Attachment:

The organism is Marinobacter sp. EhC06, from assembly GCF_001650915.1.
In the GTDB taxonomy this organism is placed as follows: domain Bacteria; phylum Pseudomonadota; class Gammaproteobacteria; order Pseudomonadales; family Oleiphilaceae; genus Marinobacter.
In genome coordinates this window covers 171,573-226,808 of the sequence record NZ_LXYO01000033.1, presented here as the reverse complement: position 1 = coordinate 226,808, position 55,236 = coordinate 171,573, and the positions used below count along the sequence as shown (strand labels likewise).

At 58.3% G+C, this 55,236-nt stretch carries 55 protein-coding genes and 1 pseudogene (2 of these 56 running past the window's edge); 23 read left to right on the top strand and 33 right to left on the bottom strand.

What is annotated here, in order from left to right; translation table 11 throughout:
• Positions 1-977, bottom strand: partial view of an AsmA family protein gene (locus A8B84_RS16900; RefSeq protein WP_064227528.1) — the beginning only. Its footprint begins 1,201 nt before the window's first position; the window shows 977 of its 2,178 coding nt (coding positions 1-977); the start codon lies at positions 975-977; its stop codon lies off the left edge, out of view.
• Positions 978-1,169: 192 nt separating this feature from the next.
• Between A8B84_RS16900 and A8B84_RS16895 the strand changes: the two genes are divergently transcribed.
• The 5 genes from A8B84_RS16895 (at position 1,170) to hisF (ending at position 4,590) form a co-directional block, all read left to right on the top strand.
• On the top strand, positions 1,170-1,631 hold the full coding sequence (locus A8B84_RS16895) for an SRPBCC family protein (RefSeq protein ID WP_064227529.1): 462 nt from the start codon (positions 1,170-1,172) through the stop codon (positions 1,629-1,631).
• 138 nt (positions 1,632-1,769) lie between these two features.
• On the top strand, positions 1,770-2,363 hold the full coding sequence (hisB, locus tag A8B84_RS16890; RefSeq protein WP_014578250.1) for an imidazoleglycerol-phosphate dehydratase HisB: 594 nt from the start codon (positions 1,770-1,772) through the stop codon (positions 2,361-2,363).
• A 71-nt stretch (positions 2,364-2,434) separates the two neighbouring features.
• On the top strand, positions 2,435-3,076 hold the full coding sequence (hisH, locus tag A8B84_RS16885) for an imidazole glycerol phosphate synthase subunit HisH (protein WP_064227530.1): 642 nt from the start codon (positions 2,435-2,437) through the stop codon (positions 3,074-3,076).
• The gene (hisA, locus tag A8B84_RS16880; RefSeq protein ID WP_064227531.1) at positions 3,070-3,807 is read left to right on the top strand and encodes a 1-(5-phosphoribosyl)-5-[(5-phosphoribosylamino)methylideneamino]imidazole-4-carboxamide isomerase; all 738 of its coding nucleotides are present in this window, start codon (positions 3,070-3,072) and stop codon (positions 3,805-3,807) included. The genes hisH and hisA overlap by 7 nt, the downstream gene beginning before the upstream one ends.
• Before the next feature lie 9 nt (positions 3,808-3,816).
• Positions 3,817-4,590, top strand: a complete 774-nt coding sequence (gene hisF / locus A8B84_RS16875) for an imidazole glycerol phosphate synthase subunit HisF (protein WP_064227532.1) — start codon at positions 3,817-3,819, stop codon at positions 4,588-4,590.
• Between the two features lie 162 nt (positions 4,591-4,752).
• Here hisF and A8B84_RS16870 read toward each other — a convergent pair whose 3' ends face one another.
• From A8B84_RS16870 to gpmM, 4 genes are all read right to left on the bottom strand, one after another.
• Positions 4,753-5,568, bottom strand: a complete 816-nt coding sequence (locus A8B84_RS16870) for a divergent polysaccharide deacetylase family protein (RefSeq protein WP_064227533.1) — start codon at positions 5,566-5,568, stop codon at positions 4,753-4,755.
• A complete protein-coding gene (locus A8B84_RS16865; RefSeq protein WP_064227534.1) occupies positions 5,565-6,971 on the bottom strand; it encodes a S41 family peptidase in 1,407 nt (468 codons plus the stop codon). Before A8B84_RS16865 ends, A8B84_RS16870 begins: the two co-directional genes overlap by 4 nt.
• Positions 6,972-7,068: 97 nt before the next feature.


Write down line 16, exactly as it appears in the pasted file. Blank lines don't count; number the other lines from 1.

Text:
• Before the next feature lie 9 nt (positions 3,808-3,816).